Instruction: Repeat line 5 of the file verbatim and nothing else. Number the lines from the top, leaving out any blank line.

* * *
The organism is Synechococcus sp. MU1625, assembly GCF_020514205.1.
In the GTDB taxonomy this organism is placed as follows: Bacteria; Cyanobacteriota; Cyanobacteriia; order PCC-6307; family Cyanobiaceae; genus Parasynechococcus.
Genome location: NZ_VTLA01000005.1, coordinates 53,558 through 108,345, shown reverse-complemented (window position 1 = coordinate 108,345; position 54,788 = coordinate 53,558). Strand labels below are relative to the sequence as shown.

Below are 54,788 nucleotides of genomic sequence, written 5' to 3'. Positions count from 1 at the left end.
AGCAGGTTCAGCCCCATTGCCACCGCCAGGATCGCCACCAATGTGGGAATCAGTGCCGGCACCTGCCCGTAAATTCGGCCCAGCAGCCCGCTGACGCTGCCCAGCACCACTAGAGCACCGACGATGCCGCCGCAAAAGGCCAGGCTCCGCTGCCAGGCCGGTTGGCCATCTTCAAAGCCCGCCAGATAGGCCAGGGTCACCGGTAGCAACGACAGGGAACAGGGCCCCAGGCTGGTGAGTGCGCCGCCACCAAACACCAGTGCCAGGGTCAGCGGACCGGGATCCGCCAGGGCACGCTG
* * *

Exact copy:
AGCAGGTTCAGCCCCATTGCCACCGCCAGGATCGCCACCAATGTGGGAATCAGTGCCGGCACCTGCCCGTAAATTCGGCCCAGCAGCCCGCTGACGCTGCCCAGCACCACTAGAGCACCGACGATGCCGCCGCAAAAGGCCAGGCTCCGCTGCCAGGCCGGTTGGCCATCTTCAAAGCCCGCCAGATAGGCCAGGGTCACCGGTAGCAACGACAGGGAACAGGGCCCCAGGCTGGTGAGTGCGCCGCCACCAAACACCAGTGCCAGGGTCAGCGGACCGGGATCCGCCAGGGCACGCTG